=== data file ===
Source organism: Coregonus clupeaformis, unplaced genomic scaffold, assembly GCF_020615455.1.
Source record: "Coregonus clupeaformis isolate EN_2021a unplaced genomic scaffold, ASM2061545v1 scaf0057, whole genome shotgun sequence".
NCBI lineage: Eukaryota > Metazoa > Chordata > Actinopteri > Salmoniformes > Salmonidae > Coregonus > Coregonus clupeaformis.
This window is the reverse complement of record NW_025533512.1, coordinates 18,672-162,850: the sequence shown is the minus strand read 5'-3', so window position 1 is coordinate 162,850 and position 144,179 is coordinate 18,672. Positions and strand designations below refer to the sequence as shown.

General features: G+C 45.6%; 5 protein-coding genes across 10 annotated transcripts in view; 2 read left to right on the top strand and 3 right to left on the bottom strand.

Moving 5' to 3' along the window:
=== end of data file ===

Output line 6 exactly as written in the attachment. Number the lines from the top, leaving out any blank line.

Moving 5' to 3' along the window: